U.S. Marine Corps Forces, Pacific

 

U.S. Marine Corps Forces, Pacific

In Any Clime and Place

Law of War brief opens Marine eyes

By Sgt. Juan D. Alfonso | | June 23, 2010

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Capt. Lee C. Kindlon, a criminal defense attorney with the Marine Corps Mobilization Command, gives a Law of War and Unit-level Rules of Engagement brief to U.S. Marine Corps Forces, Pacific, personnel June 23 at the Sunset Lanai, Camp H. M. Smith, Hawaii. The event fulfilled annual training requirements and gave the Marines an opportunity to clarify any misconceptions about current ROEs in Afghanistan.

Capt. Lee C. Kindlon, a criminal defense attorney with the Marine Corps Mobilization Command, gives a Law of War and Unit-level Rules of Engagement brief to U.S. Marine Corps Forces, Pacific, personnel June 23 at the Sunset Lanai, Camp H. M. Smith, Hawaii. The event fulfilled annual training requirements and gave the Marines an opportunity to clarify any misconceptions about current ROEs in Afghanistan. (Photo by Sgt. Juan D. Alfonso)


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Capt. Lee C. Kindlon, a criminal defense attorney with the Marine Corps Mobilization Command, gives a Law of War and Unit-level Rules of Engagement brief to U.S. Marine Corps Forces, Pacific, personnel June 23 at the Sunset Lanai, Camp H. M. Smith, Hawaii. Kindlon travels to Marine Corps units around the country to conduct Law of War training to make the subject easy and approachable. Kindlon is a reservist and a criminal defense attorney in Albany, NY.

Capt. Lee C. Kindlon, a criminal defense attorney with the Marine Corps Mobilization Command, gives a Law of War and Unit-level Rules of Engagement brief to U.S. Marine Corps Forces, Pacific, personnel June 23 at the Sunset Lanai, Camp H. M. Smith, Hawaii. Kindlon travels to Marine Corps units around the country to conduct Law of War training to make the subject easy and approachable. Kindlon is a reservist and a criminal defense attorney in Albany, NY. (Photo by Sgt. Juan D. Alfonso)


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Capt. Lee C. Kindlon, a criminal defense attorney with the Marine Corps Mobilization Command, gives a Law of War and Unit-level Rules of Engagement brief to U.S. Marine Corps Forces, Pacific, personnel June 23 at the Sunset Lanai, Camp H. M. Smith, Hawaii. The event fulfilled annual training requirements and gave the Marines an opportunity to clarify any misconceptions about current ROEs in Afghanistan.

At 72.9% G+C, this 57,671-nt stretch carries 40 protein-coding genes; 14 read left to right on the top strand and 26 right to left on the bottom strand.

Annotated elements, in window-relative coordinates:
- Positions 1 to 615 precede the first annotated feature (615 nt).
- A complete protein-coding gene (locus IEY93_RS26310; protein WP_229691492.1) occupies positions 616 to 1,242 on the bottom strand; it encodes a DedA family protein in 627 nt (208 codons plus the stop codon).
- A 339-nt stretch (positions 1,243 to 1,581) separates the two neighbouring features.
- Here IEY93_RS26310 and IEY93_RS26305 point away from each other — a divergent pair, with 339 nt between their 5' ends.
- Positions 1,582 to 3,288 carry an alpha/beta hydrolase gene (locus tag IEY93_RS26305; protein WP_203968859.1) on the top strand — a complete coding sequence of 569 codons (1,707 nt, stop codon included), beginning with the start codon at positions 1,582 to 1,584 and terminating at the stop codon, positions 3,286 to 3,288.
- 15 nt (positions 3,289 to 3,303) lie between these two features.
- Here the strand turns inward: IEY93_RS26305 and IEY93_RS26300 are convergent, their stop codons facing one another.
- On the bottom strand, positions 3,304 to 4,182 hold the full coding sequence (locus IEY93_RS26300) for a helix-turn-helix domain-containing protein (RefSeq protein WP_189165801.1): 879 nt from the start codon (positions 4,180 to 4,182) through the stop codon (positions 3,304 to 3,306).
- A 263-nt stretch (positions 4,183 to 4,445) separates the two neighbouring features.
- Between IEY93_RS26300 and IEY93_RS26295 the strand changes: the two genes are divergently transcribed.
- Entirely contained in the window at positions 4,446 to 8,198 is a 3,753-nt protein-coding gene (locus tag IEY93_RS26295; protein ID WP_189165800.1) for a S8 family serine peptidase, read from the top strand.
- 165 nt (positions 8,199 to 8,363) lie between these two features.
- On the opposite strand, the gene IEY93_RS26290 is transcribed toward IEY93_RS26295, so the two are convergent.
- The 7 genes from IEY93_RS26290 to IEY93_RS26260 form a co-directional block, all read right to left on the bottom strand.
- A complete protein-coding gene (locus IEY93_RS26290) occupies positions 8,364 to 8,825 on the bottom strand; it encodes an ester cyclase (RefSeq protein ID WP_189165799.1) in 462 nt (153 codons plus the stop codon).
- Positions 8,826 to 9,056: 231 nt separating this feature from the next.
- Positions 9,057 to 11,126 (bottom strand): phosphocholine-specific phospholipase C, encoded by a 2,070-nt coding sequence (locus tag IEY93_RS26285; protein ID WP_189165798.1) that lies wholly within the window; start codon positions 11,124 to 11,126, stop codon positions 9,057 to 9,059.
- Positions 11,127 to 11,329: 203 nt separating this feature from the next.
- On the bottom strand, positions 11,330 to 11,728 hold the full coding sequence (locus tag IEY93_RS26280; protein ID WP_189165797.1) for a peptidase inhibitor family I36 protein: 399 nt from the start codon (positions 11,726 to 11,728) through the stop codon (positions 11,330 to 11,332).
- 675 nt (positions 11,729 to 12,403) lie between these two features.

Capt. Lee C. Kindlon, a criminal defense attorney with the Marine Corps Mobilization Command, gives a Law of War and Unit-level Rules of Engagement brief to U.S. Marine Corps Forces, Pacific, personnel June 23 at the Sunset Lanai, Camp H. M. Smith, Hawaii. The event fulfilled annual training requirements and gave the Marines an opportunity to clarify any misconceptions about current ROEs in Afghanistan. (Photo by Sgt. Juan D. Alfonso)


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CAMP H. M. SMITH, Hawaii -- Officials with the Marine Corps Mobilization Command gave a series of Law of War and Unit-level Rules of Engagement briefs to service members assigned to U.S. Marine Corps Forces, Pacific, June 23 at the Sunset Lanai, Camp H. M. Smith, Hawaii.

The purpose of the event was to fulfill annual training requirements and educate Marines about the law of war, according to Capt. Lee C. Kindlon, a criminal defense attorney with Mobilization Command.

“This training does a lot to break down misconceptions about rules of engagement and the laws of war,” Kindlon said. “It’s not just the law. More than anything else, it’s a part of our culture as Marines. It keeps our honor clean.”

During the presentations, Kindlon and his counterparts broke down the laws of war stated in the Geneva Convention and presented a series of hypothetical situations to better illustrate when an individual is a combatant and when he is “out of the fight.”

“I thought if you could see that the enemy was injured and you could get to him, that you could care for the wounded at that time,” said Cpl. Marvin A. Carmona, Administration Section legal noncommissioned officer for Headquarters and Service Battalion, MarForPac. “I didn’t know you had to wait for the firefight to be over before you could do that.”

During the brief, Kindlon explained principles all Marines are taught since their time in basic training. Marines do not harm enemies that surrender, harm their prisoners, steal, attack medical personnel, facilities or equipment. Above all, Marines destroy only what the mission requires and treat civilians with respect.

Kindlon encourages small unit leaders to continue similar training within their sections to ease the decision-making process on the battlefield.

“Don’t be afraid of the rules of engagement or the laws of war,” Kindlon said. “These laws are put in place to protect us and our allies. I get a lot of, ‘why do we follow these laws if the enemy doesn’t?’ It’s because we’re the good guys.”